Able to track distance and speed, Garmin’s pocket-size inReach Mini is small but mighty.
They say luck favors the prepared: Pack a raincoat and it won’t rain. Pack the Garmin inReach Mini emergency satellite communication device ($350, with subscriptions starting at $12/month) and you won’t need to use it. But that doesn’t mean you shouldn’t, because it’s packed with handy features for even the smoothest days. The pocket-size handheld can track distance, speed and trip time, and you can even request the weather forecast (there’s an upcharge for marine locations). Rain in the forecast? No problem. The inReach Mini can withstand rain, splashes and submersion at 3 feet for up to 30 minutes.
The inReach’s claim to fame, however, is its interactive SOS and satellite messaging capabilities. Using Garmin’s global satellite network, you can send and receive texts to alert others to your whereabouts. (You can also post on social media, which seems superfluous.) An SOS button, equipped with a cover to keep it from being accidentally pressed, activates a coordinated emergency response from GEOS Worldwide. If a full-scale emergency response isn’t what you need, you’ll want to type a custom message, and on the 0.9-inch by 0.9-inch screen, that’s tricky. It took me over two minutes to type “Rough seas. Be back at 4” using the ribbon of letters (it’s not even big enough for a mini keyboard).
In an emergency, speed is everything. To make typing faster, you can pair the device to your phone using Bluetooth and the free Earthmate app. (It took me three seconds to type -“Sinking, send help” on my smartphone.) Messages send quickly when the device has a clear view of the sky, and it checks for incoming messages regularly so you can get confirmation that your message was received—and stay updated on the status of the emergency response. The battery lasts up to 50 hours with 10-minute tracking and 2-minute logging, according to the manufacturer.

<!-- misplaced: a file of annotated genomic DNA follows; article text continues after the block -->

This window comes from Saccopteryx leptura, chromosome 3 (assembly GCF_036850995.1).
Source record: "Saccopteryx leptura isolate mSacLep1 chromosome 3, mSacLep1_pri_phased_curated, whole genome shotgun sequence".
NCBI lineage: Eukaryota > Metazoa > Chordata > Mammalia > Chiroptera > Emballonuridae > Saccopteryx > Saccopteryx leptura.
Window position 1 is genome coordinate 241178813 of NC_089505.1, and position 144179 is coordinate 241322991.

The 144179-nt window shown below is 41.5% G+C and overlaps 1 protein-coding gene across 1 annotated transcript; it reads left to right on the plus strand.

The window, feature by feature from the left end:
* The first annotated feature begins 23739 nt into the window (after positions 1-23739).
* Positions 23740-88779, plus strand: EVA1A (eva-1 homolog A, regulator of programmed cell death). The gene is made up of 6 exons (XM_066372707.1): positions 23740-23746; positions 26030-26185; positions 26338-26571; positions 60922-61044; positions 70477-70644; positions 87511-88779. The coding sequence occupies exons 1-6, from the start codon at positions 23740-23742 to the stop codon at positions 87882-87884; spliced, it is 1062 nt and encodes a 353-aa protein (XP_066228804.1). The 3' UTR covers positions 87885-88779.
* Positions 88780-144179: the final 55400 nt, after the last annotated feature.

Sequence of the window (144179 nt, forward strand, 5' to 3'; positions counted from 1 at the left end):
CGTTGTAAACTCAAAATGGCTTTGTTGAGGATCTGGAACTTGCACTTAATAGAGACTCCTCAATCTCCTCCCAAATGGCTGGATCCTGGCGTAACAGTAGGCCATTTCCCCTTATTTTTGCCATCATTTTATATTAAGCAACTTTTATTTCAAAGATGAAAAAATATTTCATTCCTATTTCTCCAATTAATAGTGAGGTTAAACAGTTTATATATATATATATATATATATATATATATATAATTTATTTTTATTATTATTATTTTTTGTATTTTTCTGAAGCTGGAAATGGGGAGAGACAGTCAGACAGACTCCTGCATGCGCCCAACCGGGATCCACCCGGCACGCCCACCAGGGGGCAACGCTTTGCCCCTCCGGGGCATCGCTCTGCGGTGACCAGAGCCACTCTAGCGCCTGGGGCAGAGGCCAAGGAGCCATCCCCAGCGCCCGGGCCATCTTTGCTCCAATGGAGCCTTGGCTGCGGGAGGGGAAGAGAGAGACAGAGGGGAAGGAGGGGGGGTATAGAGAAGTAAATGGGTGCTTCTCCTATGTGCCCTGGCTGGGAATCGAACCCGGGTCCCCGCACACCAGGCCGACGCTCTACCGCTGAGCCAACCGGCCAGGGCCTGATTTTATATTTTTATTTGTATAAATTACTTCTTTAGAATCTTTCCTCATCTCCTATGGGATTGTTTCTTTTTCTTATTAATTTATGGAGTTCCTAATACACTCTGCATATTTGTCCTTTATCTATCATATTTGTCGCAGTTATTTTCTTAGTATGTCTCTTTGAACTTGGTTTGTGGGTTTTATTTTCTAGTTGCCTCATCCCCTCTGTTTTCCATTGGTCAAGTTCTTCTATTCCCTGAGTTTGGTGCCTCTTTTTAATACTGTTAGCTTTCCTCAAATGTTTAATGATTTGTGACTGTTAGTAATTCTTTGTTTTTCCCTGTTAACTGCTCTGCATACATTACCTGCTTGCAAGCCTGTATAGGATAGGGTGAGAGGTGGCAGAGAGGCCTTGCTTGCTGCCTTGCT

The Mini is truly mini, weighing in at just 3.5 ounces. But since pairing it with your phone is the only way to type with any efficiency, don’t forget to factor in the weight of your smartphone (around 6 ounces). It’s a great addition to your onboard safety kit, especially since it alerts you that help is on the way. But because it’s not completely waterproof, you might want to pack a drybag in case things really go south.
Online Education: Safety & Rescue at Sea
“Safety and Rescue at Sea” is replete with practical tips for dealing with emergencies on the water, but the most valuable insights it offers are about preparation and evaluating risk. Knowing how to prepare and how to parse danger create a boating environment in which crises are far less likely to happen, and if disaster does strike, the course will have prepared you to cope more effectively.